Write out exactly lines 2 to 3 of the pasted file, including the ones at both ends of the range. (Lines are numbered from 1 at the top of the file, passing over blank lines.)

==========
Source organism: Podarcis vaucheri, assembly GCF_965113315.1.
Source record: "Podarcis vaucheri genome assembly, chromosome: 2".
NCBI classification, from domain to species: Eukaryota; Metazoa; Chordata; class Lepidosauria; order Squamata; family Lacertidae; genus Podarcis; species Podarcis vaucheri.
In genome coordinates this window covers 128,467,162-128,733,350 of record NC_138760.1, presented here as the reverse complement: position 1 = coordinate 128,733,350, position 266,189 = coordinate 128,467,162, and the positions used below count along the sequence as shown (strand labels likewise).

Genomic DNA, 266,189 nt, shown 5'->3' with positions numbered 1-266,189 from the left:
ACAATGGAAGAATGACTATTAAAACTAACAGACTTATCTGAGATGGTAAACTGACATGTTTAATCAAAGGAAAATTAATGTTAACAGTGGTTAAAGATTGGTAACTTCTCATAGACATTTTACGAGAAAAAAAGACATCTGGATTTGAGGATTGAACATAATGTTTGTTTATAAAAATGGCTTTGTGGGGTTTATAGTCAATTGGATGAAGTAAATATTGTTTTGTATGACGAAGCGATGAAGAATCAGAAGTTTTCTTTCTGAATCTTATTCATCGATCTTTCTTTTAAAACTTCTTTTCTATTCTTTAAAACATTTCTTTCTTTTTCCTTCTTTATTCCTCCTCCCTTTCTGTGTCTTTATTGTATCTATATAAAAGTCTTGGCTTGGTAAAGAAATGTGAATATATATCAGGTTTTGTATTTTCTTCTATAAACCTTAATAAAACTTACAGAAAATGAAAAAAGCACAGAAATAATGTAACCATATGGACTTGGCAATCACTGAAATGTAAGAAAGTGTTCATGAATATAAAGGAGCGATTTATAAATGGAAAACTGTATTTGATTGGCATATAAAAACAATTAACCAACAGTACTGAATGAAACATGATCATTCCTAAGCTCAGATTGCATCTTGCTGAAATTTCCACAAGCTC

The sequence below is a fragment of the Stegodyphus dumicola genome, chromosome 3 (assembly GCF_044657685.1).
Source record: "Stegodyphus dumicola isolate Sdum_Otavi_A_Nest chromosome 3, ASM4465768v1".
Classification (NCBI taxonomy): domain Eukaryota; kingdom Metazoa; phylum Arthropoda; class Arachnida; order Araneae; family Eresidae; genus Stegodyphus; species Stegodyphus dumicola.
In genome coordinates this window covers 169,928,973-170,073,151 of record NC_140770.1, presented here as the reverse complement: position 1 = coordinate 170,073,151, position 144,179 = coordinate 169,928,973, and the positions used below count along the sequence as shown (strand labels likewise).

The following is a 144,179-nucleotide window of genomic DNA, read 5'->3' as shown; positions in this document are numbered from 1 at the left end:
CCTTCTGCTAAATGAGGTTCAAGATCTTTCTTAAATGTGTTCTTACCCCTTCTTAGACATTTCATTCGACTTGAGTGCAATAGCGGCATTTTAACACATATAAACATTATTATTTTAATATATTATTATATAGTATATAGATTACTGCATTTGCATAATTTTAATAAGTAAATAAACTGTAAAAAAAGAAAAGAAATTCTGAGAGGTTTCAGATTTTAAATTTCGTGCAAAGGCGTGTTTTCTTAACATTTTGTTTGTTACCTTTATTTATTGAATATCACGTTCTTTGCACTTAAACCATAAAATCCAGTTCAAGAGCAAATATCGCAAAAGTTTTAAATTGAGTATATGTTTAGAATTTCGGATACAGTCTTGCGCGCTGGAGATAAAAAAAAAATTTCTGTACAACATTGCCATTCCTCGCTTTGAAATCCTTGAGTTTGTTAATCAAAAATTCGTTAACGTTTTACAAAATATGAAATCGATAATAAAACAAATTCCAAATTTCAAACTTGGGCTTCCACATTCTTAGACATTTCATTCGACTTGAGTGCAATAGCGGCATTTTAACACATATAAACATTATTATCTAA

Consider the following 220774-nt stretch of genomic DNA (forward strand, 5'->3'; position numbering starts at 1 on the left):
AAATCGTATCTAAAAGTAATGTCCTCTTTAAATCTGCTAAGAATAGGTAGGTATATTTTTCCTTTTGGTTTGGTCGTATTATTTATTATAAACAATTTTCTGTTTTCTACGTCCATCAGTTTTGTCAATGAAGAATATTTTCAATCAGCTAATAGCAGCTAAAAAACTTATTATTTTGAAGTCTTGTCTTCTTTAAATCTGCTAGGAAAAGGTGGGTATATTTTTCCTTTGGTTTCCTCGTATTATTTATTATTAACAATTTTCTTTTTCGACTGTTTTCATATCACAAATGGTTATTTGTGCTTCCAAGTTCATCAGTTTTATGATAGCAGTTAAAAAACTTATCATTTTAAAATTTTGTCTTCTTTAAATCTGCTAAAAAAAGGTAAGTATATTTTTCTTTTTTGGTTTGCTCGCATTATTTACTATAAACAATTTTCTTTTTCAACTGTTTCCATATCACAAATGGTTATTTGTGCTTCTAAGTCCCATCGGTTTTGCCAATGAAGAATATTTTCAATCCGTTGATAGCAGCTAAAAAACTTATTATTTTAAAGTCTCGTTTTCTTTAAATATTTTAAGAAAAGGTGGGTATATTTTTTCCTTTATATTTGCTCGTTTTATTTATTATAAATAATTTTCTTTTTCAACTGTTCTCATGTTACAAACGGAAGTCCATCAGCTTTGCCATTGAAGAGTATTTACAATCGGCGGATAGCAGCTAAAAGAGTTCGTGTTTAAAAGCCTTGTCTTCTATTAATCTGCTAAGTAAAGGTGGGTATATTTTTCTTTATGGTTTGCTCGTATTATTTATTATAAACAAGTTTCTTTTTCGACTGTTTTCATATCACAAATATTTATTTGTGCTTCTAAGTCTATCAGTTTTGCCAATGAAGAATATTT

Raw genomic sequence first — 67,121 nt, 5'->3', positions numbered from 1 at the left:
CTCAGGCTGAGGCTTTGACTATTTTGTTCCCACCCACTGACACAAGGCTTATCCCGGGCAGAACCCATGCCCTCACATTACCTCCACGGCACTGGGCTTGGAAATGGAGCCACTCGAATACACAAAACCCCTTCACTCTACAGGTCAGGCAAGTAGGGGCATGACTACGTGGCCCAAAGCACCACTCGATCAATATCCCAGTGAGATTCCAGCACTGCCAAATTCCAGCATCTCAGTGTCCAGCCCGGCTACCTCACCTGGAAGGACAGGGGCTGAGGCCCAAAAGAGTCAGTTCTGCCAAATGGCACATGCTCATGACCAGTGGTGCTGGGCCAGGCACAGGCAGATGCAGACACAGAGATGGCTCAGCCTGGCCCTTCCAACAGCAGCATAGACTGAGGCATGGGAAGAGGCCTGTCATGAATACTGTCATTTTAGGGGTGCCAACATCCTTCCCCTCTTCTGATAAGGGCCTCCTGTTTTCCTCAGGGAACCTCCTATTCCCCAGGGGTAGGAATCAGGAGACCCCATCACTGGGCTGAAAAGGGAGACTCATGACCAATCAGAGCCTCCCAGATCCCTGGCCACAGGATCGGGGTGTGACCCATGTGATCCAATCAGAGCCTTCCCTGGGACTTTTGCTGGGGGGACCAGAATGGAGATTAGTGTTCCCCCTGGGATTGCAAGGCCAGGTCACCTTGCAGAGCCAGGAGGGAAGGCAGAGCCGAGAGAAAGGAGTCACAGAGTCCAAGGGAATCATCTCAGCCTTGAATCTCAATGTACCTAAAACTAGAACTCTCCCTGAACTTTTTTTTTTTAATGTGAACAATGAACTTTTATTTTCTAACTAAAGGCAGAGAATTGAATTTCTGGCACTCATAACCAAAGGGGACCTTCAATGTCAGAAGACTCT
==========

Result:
Source record: "Podarcis vaucheri genome assembly, chromosome: 2".
NCBI classification, from domain to species: Eukaryota; Metazoa; Chordata; class Lepidosauria; order Squamata; family Lacertidae; genus Podarcis; species Podarcis vaucheri.